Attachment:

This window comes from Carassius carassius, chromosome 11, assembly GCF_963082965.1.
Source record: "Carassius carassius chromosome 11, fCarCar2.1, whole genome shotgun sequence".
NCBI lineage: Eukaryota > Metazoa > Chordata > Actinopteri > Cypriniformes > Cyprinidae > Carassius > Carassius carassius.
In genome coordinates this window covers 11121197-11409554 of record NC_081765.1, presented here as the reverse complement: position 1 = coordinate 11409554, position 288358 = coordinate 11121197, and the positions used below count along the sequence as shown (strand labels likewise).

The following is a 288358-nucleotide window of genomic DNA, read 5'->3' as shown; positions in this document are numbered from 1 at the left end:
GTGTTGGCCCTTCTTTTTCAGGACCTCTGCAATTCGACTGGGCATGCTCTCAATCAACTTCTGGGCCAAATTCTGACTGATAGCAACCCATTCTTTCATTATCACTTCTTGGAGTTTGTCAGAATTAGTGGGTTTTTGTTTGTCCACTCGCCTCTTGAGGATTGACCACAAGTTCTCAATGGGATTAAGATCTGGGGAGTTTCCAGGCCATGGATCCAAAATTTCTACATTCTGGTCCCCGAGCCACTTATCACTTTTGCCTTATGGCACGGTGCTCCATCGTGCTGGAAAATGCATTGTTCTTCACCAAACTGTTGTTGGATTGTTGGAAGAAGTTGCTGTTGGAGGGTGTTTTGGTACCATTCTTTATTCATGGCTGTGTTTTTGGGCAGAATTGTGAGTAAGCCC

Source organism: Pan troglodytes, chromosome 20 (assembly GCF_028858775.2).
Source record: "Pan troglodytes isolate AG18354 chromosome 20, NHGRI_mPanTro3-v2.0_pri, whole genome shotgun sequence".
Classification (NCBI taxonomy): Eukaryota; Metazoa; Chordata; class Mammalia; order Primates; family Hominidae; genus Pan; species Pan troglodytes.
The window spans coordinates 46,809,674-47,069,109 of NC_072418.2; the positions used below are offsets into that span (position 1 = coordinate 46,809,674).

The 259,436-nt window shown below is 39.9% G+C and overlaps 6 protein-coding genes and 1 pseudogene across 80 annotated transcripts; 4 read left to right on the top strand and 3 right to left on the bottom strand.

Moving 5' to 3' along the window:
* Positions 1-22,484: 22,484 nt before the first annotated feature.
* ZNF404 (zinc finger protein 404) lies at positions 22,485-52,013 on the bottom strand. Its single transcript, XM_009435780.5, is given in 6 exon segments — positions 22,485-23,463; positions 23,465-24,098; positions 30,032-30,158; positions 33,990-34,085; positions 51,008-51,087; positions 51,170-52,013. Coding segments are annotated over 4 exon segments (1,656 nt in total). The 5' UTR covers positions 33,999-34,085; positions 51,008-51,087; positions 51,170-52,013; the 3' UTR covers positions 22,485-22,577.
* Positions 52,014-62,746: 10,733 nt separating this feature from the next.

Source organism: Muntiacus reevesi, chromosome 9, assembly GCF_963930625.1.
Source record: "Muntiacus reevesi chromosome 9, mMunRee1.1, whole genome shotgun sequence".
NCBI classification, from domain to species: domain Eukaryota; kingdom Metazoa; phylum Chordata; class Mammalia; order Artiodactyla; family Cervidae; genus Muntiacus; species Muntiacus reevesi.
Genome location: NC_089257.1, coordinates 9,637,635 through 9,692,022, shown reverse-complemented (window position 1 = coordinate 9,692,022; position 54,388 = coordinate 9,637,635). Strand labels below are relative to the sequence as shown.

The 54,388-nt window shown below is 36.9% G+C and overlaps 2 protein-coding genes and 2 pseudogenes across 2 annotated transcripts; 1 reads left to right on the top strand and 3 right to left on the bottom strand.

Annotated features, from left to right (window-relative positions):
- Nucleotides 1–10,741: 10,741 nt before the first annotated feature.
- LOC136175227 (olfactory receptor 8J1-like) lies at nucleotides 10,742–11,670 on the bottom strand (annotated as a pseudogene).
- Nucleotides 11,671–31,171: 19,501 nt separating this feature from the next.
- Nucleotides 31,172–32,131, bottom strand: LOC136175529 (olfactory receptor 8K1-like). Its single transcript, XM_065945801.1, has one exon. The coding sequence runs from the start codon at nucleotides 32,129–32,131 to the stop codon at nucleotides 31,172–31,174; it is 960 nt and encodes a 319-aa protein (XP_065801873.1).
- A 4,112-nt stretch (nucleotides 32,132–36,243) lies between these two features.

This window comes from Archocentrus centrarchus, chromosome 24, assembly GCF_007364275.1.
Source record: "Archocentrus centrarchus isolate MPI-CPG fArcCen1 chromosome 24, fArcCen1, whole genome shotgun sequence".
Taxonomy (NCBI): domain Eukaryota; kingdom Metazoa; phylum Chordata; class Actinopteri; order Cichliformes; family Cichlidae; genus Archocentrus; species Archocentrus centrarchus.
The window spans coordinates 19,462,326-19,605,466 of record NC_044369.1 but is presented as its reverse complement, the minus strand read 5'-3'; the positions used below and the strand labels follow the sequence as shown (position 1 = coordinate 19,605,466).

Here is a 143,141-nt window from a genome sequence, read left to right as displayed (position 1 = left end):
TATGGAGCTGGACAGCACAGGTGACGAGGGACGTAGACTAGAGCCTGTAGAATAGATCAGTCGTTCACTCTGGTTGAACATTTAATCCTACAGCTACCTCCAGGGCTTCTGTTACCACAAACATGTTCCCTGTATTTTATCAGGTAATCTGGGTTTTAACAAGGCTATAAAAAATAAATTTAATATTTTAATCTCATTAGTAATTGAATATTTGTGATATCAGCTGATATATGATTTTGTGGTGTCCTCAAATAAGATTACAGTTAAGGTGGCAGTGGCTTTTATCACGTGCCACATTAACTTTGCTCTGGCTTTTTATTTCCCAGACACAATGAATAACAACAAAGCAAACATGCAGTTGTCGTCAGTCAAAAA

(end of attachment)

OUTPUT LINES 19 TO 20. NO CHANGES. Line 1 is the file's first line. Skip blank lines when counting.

Genome location: NC_089257.1, coordinates 9,637,635 through 9,692,022, shown reverse-complemented (window position 1 = coordinate 9,692,022; position 54,388 = coordinate 9,637,635). Strand labels below are relative to the sequence as shown.

The 54,388-nt window shown below is 36.9% G+C and overlaps 2 protein-coding genes and 2 pseudogenes across 2 annotated transcripts; 1 reads left to right on the top strand and 3 right to left on the bottom strand.